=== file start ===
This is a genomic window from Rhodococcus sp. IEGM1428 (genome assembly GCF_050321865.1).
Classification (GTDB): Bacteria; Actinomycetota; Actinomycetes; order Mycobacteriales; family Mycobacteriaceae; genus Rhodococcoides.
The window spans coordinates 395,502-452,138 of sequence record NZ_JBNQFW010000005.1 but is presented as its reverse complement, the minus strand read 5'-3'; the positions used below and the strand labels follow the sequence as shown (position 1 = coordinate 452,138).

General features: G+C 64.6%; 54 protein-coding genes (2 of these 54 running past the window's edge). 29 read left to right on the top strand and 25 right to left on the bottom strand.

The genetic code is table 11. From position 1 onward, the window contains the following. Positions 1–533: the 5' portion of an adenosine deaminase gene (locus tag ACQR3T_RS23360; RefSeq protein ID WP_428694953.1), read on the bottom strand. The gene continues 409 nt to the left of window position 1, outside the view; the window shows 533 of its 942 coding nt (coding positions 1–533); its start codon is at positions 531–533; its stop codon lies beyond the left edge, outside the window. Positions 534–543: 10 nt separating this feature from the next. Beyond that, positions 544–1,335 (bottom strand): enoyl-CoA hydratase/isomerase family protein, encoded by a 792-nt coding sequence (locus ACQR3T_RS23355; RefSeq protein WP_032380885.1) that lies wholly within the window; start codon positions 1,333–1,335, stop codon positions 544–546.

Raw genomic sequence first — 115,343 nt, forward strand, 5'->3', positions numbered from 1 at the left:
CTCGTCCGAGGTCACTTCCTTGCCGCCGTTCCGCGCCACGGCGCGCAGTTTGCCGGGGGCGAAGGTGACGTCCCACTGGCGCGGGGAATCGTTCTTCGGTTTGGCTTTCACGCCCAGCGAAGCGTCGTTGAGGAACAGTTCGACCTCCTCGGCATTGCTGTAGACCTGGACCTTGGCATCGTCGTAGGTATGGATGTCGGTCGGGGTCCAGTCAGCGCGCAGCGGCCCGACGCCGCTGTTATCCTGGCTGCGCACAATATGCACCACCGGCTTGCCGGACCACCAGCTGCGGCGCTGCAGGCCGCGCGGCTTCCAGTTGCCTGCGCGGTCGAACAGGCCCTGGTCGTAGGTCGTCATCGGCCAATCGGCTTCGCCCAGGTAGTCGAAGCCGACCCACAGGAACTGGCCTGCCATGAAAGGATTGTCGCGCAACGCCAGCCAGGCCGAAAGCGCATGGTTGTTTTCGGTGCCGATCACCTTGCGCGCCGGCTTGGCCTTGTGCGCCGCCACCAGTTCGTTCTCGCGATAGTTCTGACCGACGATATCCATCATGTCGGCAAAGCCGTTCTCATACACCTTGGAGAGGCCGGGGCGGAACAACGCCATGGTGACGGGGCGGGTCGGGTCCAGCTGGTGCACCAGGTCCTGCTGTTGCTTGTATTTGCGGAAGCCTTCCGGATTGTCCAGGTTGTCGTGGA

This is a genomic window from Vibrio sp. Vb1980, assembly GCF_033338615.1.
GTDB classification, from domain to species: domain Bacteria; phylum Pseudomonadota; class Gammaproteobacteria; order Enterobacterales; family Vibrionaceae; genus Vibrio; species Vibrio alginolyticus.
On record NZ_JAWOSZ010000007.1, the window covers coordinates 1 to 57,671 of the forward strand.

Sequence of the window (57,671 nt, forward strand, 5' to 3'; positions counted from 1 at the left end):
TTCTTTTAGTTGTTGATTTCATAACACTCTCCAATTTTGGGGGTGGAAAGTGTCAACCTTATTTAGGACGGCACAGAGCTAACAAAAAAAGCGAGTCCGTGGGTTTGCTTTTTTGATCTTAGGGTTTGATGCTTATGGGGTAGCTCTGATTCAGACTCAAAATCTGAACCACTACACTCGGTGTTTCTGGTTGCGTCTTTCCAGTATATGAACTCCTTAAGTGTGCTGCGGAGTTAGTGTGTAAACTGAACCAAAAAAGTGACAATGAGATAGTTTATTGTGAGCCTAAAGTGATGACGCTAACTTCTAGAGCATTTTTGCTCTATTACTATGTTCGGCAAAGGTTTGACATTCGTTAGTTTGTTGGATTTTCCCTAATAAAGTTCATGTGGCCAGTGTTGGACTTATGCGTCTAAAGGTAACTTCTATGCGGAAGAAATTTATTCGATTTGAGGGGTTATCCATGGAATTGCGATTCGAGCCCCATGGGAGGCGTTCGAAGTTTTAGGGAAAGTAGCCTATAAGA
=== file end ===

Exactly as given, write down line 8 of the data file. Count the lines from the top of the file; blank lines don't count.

This is a genomic window from Vibrio sp. Vb1980, assembly GCF_033338615.1.